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Tuesday, May 31, 2011

How much is enough?

I'd like to discuss the concept of story length.  As a little background, my current WIP is a sword & sorcery yarn in the vein of some old school works by Lin Carter, John Jakes and Gardner F. Fox.  I'm going for the kind of story you get where the hero is a brawny warrior, somewhat outside of societal norms, if not a downright outsider or outcast, and the adventure is straight-foreword, without a lot of esoteric exposition and social commentary.  It will be a rousing adventure with plenty of action, some intrigue and more than a little supernatural danger, all set in an original, mythical world.  I currently have ideas for about three books about this character right now.  I'll give more details about him later.

But today's topic is about length.  How long should this work be?  Using the works of the above-mentioned authors as a guide, I have determined that these stories will probably be relatively short, running the equivalent of 165 pages (41,250 words) or so.  Information presented on the Wiki page on Length of a Novel places that firmly in the "novel" category, according to Locus Magazine.  However, as also noted on that page, conventional publishing wisdom makes that just shy of a novel, and only a novella.

The question is, is this distinction even a concern?  And more importantly, is it even relevant in the ePub view of things?  For that's where my market is.  This book, and any sequels, are planned as self-published eBooks, most likely through Amazon for the Kindle.

Of course, this could all be academic.  The story could very well end up being much longer (or even shorter) than planned.

This cover by the late Jeffrey Jones
is similar to what I will be attempting.
As a side note, this whole thing has me pretty excited.  This is the type of story I like to read, so I think it will come more easily to me.  I'm also doing it the right way and focusing on a lot of planning elements, such as character sketches, story plotting, and a chapter-by-chapter summary, before I even start writing the actual story.  I'm also going to dust off my art skills and attempt to do a cover in the style of those 70's-era S&S books.  I think I can pull that off well.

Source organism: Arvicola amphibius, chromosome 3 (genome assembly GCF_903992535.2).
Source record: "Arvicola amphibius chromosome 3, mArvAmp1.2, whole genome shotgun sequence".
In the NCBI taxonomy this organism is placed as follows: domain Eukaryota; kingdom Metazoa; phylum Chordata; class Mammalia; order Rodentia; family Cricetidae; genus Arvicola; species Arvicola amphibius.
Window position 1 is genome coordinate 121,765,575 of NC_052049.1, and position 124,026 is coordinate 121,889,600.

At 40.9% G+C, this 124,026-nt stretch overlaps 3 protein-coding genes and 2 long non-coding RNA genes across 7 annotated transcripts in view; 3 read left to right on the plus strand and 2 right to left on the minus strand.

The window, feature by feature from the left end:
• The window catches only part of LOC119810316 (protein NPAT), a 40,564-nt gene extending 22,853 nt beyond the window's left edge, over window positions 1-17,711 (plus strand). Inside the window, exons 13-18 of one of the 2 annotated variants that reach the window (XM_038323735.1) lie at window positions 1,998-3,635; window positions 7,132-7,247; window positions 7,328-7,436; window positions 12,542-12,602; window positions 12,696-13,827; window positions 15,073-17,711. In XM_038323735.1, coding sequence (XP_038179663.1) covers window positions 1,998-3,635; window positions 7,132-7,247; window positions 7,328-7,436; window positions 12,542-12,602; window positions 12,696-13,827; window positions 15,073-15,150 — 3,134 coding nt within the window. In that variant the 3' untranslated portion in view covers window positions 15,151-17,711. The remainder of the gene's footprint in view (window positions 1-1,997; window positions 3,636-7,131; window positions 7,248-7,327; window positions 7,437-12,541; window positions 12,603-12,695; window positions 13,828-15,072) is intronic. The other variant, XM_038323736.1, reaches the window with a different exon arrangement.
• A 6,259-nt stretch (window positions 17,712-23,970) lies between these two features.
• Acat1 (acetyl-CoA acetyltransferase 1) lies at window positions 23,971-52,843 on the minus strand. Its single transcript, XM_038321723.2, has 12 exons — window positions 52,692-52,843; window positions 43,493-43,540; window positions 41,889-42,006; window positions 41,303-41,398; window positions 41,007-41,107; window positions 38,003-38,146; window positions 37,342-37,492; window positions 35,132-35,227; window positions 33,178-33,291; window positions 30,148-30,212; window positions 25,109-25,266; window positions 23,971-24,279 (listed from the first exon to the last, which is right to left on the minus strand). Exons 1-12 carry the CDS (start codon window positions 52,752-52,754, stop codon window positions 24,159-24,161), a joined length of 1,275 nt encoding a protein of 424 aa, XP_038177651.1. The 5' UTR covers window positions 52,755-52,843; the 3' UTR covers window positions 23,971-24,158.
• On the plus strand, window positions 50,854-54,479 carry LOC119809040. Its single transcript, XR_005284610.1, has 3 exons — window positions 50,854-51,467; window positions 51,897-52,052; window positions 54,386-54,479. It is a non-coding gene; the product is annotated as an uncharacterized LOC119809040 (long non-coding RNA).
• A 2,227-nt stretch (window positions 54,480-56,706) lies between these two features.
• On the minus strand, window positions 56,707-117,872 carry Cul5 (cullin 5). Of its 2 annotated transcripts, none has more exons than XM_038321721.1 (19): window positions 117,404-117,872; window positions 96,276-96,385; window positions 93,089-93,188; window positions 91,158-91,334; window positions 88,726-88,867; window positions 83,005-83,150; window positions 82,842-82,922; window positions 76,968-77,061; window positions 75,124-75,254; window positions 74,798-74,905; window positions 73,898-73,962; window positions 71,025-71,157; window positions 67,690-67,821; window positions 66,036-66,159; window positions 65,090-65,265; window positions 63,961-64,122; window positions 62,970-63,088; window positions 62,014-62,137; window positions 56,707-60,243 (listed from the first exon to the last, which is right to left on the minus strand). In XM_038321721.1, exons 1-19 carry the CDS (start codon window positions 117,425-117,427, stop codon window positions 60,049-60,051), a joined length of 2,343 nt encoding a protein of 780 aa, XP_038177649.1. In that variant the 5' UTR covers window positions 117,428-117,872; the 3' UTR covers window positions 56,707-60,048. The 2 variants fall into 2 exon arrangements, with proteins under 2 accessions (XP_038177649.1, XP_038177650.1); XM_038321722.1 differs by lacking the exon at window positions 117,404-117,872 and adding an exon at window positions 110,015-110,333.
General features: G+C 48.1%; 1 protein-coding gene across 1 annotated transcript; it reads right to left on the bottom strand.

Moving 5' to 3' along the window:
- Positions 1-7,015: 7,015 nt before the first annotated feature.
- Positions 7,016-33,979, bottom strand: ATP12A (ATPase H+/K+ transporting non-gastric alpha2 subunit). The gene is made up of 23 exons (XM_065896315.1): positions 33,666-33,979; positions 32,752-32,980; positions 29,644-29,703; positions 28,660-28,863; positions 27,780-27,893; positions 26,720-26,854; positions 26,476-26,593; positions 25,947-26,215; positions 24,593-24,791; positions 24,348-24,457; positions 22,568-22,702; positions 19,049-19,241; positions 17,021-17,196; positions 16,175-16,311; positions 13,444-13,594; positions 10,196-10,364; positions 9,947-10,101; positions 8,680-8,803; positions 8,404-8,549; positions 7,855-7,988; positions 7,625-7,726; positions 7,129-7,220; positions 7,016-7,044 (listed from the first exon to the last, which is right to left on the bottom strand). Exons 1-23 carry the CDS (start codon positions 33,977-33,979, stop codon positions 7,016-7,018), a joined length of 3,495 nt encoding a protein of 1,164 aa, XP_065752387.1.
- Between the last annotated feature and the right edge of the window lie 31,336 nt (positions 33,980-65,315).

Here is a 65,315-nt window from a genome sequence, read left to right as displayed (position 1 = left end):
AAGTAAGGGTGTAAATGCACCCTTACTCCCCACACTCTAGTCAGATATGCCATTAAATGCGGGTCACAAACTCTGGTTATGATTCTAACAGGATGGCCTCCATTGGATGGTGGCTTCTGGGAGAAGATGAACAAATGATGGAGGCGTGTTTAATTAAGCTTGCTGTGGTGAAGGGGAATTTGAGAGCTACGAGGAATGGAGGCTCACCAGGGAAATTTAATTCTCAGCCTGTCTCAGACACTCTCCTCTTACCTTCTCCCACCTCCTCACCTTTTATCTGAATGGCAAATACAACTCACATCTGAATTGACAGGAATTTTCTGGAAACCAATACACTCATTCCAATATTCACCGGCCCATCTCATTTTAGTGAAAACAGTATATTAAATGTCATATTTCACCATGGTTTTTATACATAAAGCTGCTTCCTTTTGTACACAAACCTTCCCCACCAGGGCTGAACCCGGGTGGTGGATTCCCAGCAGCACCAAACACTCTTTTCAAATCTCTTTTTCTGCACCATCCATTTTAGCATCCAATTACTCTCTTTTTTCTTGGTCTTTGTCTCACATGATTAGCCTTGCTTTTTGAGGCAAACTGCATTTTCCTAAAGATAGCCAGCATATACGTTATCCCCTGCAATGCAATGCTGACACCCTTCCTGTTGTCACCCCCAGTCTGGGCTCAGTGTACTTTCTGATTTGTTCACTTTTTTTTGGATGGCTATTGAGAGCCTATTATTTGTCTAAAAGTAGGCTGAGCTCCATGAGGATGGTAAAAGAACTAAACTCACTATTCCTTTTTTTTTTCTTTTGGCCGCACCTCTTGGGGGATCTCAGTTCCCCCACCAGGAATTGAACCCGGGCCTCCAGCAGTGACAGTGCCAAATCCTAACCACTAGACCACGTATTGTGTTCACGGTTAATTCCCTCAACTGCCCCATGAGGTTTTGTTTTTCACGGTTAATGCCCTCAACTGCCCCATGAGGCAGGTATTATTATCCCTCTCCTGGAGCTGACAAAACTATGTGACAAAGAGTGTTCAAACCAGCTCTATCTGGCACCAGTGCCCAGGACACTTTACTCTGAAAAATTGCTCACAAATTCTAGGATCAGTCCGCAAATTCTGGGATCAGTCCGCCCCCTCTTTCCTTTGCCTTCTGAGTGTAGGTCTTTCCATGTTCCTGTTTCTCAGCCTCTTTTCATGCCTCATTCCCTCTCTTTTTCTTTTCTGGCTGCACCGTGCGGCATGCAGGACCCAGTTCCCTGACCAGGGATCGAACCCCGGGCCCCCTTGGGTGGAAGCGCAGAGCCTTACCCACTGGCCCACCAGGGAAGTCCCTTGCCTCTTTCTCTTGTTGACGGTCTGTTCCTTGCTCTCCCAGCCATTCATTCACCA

So, stay tuned for more information on Gorus the Gray!

3 comments:

Paul R. McNamee said...

I've argued (or, maybe just hoped) that e-publishing will allow stories to fall into their natural wordcounts. S-&-S seems to fit its roots better, the shorter novels and novellas.

There is certainly a great gulf when "official" novel definitions are 45-50K words, yet no publisher wants to look at a novel under 85K. (at least, in the current print world)

I think one thing hindering true S-&-S is constant padding and tangents to make a larger wordcount which, in most cases, makes the story weaker and pulls it from S-&-S into a dungeon crawl in novel form.

I know John Maddox Roberts specifically mentioned this, and in at least one of his Conan pastiches, you can clearly see the forced tangent. He didn't want to write it any more than I wanted to read it. But, when in Rome...

Tom Doolan said...

I think you're absolutely right about the padding. Another thing I have seen with that is that the padding consists mainly of internal conflict and the resultant exposition. While this is all fine and dandy, and really makes a good story even better in most cases, I feel that it slides a S&S story out into a more literary vein.

That may seem like a backhanded insult to the S&S genre, but it's not intended to. IMHO, "traditional" S&S is more about external conflict. It's about what the character does, rather than how he feels about it. And sometimes, that's just what I want to read.

Charles Gramlich said...

I think novella length works very well for these kinds of stories. Somewhere around 60 to 65 thousand words seems just right for me for a sword and sorcery or sword and planet novel. I'm excited about this project. Sounds like what I like to read.